Sweeney on the Rocks
“Sweeney on the Rocks is one of the best crime books out this year. Here's hoping for a movie, or better yet, a mini-series.”
This gem of a book seems to have fallen under the radar even though some of the best books being published today are coming out of small publishing houses. Is it because the biggies are afraid to take a risk on a lesser known author? If so, they are missing out on some excellent writing.
Meet 37-year-old Ted Sweeney, sole proprietor of a down-at-the-heels handyman business called Anything for Money. He drives a weak-springed 1961 International with the tailgate hung on with baling wire, lives in a bunkhouse he doesn’t own on a working ranch he doesn't own with a mishmash mongrel (Australian shepherd/beagle/blue heeler) that he does own. With a ring in his pocket, he's about to ask his librarian girlfriend Aggy to marry him.
His living room is filled with yard sale furniture, and accoutrements along the line of bucking bronco lamps topped by dusty weather-beaten leather shades. Faded Charles Russell prints adorn the walls. Sweeney's favorite chair, an old recliner, has seen better days, and on this day he arrives home to find it cradling the behind of a dead guy with a fedora tilted over his eyes.
"The guy's head lolls, rocking slightly. Cheeks pale and waxen, dead eyes staring out toward a questionable eternity. Under the man's chin, hinge to hinge, see the wink of white bone, a cartilaginous mouth in the esophagus, gaping . . . "
Does Sweeney yell out in shock? Does he panic? Does he grab the phone and call the police to breathlessly report what he's come upon? No. He does none of those things. The last thing he wants to do is call the police because Sweeney, otherwise known as former Brooklyn badass mobster Cosimo Aniello, is hiding out in the back-of-beyond piece of crap town called Rockjaw, Montana, as part of the federal Witness Protection Program.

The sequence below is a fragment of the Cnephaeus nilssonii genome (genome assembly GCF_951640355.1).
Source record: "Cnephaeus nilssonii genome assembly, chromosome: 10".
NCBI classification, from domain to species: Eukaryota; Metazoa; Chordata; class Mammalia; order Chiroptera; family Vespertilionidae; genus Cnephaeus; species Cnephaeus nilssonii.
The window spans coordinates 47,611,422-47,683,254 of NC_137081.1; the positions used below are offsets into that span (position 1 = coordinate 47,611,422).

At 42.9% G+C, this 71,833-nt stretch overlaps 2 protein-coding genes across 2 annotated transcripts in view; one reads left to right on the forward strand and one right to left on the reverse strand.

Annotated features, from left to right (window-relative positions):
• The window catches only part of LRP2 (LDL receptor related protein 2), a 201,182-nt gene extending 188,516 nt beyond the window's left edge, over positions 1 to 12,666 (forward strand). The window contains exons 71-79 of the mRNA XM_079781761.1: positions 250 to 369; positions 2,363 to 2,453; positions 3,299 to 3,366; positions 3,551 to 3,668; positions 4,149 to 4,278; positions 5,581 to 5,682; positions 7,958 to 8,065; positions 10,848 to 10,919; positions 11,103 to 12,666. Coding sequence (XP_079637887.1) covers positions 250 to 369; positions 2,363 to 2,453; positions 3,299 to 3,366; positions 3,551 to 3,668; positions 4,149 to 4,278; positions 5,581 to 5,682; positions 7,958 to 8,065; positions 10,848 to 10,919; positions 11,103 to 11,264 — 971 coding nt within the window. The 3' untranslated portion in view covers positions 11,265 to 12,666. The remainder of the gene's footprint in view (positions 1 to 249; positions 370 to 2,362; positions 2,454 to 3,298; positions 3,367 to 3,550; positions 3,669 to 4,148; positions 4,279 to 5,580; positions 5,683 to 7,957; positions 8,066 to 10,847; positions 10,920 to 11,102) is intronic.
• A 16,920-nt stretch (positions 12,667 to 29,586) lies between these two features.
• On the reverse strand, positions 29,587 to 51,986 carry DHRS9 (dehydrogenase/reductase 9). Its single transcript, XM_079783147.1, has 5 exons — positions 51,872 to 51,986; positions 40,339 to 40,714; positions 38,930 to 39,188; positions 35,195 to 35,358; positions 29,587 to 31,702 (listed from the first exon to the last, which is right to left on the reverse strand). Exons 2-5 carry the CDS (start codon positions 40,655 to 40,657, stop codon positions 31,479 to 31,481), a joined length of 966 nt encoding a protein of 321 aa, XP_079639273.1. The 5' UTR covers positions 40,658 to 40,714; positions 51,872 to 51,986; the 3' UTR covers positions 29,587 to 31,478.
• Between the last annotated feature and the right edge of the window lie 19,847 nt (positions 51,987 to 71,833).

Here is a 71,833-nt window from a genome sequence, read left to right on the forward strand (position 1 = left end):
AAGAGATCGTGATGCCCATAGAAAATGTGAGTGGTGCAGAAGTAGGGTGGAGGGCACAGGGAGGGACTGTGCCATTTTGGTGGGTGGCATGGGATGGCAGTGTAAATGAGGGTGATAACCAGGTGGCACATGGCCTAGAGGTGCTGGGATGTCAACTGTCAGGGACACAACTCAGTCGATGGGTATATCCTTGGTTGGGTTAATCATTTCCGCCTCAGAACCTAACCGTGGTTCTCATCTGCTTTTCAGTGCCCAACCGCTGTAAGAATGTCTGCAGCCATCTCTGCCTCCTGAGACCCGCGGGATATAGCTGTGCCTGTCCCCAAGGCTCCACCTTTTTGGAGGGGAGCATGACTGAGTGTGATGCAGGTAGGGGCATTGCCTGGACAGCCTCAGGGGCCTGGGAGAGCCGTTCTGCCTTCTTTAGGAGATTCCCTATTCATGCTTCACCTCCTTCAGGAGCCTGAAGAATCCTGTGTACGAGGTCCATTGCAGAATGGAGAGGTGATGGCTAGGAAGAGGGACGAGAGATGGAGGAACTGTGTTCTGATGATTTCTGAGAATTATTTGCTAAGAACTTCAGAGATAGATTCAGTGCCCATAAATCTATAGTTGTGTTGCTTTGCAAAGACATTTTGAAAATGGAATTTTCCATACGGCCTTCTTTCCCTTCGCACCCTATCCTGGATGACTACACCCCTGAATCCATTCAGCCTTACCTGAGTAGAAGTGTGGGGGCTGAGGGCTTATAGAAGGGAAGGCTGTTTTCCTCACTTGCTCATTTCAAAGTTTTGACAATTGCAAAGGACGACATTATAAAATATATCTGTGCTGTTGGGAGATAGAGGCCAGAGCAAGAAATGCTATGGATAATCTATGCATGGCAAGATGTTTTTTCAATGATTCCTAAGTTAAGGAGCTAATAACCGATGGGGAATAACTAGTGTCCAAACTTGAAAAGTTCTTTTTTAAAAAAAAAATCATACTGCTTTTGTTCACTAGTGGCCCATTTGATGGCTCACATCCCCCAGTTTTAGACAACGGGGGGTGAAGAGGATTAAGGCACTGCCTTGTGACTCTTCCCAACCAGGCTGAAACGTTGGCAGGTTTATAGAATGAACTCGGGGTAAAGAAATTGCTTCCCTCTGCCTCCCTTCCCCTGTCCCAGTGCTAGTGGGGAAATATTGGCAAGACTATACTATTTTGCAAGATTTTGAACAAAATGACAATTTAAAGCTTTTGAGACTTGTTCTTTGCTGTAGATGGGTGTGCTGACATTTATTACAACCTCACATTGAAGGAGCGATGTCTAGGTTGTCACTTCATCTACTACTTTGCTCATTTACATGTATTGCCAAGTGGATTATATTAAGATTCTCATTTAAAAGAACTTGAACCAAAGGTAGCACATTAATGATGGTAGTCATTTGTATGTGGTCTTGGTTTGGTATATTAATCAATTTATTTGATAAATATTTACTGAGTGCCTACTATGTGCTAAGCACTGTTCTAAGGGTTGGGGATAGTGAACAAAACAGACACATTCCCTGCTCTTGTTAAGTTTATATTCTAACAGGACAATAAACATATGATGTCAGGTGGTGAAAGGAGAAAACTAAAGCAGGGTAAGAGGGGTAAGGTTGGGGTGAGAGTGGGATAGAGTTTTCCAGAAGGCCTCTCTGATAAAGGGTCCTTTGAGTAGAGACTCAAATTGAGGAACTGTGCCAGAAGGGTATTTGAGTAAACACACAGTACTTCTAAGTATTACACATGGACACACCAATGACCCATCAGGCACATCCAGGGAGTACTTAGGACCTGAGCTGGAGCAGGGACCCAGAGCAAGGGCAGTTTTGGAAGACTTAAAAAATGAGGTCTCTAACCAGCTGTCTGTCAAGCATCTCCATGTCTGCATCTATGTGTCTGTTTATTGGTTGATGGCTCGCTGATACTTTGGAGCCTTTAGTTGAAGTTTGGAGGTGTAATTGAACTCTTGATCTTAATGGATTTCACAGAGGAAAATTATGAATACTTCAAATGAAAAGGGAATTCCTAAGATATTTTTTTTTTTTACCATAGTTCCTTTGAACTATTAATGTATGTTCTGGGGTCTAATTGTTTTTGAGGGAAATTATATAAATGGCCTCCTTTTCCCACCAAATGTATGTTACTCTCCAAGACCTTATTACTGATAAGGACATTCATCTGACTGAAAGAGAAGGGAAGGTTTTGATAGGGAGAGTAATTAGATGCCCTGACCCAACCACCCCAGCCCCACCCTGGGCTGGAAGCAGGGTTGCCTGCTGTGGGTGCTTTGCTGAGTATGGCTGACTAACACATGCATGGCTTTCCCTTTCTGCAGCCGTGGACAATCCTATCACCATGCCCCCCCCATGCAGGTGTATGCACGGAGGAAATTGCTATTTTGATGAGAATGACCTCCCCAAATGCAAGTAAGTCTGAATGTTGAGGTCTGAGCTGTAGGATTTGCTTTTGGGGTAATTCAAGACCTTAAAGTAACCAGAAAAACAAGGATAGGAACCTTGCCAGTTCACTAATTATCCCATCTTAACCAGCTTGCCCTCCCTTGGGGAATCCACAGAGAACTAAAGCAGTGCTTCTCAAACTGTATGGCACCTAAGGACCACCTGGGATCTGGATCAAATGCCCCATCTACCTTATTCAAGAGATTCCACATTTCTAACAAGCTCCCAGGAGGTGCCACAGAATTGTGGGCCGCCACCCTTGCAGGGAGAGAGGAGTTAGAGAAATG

And as a former wise guy himself—it takes one to know one—he realizes the corpse is someone from his old life, a gangster, a thug. Which tells Sweeney one thing right off. The mob he squealed on has tracked him down.
But what is this? A warning? A setup of some kind? Sweeney doesn't know for sure, but there's only one thing a guy like him can do. He wraps the guy up and dumps him in the Yellowstone River.
"The body sags into a U, and he catches it with his knee, quick-steps it toward the edge of the bridge. Lets it rest briefly on the railing—'Father, son, holy ghost.’—and rolls it over into the river."
There. Problem solved.
Well, not quite.
Sweeney's angry ex-wife who came into the WITSEC program with him but has since divorced him and become a local deputy, received an envelope containing photos of what Sweeney just removed from his living room. The dead guy sitting in the saggy recliner:
". . . A grey-toned digital snapshot of the body. His body. The dead wop. Whoever had the camera, they were sitting on Sweeney's sofa. Where Sweeney had sat not a dozen hours ago, smoking a cigarette."
Before the two of them can figure out what to do about this new development, Cheryl shows up. One of Sweeney's old girlfriends, his sidepiece:
"Ninety pounds of cheerful, over-exuberant meth addition . . . daughter of a stripper and an absentee father . . . twitching like one of those windup toy penguins that dance across your desk. The complexion and lips of a porcelain figurine but the teeth of a Kentucky tobacco chewer . . ."
Cheryl is now married to Sweeney's mobster cousin, Eddie. She and Eddie have fallen on hard times but have come up with a new scam. They need Sweeney's help to pull it off and promise to cut him in. Sweeney has a dilemma.
Author Allen Morris Jones is quick with a quip, and absolutely nails the mob talk that readers are familiar with from the movies. Some may find the truncated incomplete sentences require a bit of re-reading once in a while, but it all works and is so entertaining, it doesn’t interrupt the story in the least.
As for Sweeney, what's not to like? The former mobster has a soft spot for dogs, friends, and old folks, and he tries to help wayward kids. He feels really bad about dumping that guy in the river. Almost penniless he's living the straight and narrow. And even though he knows all the wise guy tricks, he doesn't practice them.
Well, not much anyway.
Sweeney on the Rocks is one of the best crime books out this year. Here's hoping for a movie, or better yet, a mini-series. Oh, and more books like this from Allen Morris Jones.